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by EBSCO Medical Review Board

Risk Factors for Scleroderma

A risk factor is something that raises the chances of getting a health problem. A person can get scleroderma with or without the ones listed below. The chances of getting it are greater in people who have many risk factors.
Localized scleroderma is more common in women and people who are White. It can happen in both children and adults. Systemic sclerosis is more common in people who are 20 to 50 years of age.
Other things that may raise the risk are:
  • Genetics—People with first-degree family members with systemic lupus erythematosus have a higher risk of systemic scleroderma.
  • The environment—Exposure to chemicals or solvents may raise the risk of systemic scleroderma.

References

Kowal-Bielecka O, Fransen J, et al. Update of EULAR recommendations for the treatment of systemic sclerosis. Ann Rheum Dis. 2017 Aug;76(8):1327-1339.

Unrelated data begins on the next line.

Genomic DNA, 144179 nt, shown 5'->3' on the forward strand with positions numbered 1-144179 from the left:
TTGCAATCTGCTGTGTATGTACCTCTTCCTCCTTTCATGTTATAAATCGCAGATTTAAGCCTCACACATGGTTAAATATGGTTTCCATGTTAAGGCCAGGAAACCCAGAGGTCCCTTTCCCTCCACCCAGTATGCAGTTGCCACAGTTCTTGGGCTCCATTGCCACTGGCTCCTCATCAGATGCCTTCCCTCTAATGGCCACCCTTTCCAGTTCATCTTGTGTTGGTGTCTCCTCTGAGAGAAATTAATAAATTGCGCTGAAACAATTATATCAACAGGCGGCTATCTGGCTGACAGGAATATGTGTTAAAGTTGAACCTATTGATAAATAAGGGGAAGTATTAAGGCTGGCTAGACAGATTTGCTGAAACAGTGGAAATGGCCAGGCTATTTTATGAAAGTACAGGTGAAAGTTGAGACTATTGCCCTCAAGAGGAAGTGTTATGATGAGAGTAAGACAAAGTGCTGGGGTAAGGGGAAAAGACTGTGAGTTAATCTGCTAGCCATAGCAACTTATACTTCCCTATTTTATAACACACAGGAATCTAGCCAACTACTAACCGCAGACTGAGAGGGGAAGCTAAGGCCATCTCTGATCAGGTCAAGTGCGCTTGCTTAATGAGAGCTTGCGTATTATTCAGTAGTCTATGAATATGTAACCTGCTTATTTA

Localized scleroderma. EBSCO DynaMed website. Available at: https://www.dynamed.com/condition/localized-scleroderma. Accessed August 12, 2020.
Scleroderma. National Institute of Arthritis and Musculoskeletal and Skin Diseases website. Available at: https://www.niams.nih.gov/Health%5FInfo/Scleroderma/default.asp. Accessed August 12, 2020.
Systemic sclerosis. EBSCO DynaMed website. Available at: https://www.dynamed.com/condition/systemic-sclerosis. Accessed August 12, 2020.
What is scleroderma? Scleroderma Foundation website. Available at: http://www.scleroderma.org/site/PageServer?pagename=patients%5Fwhatis#.WEhnf02QzIV. Accessed August 12, 2020.

Revision Information

  • Reviewer: EBSCO Medical Review Board James P. Cornell, MD
  • Review Date: 03/2020
  • Update Date: 03/09/2021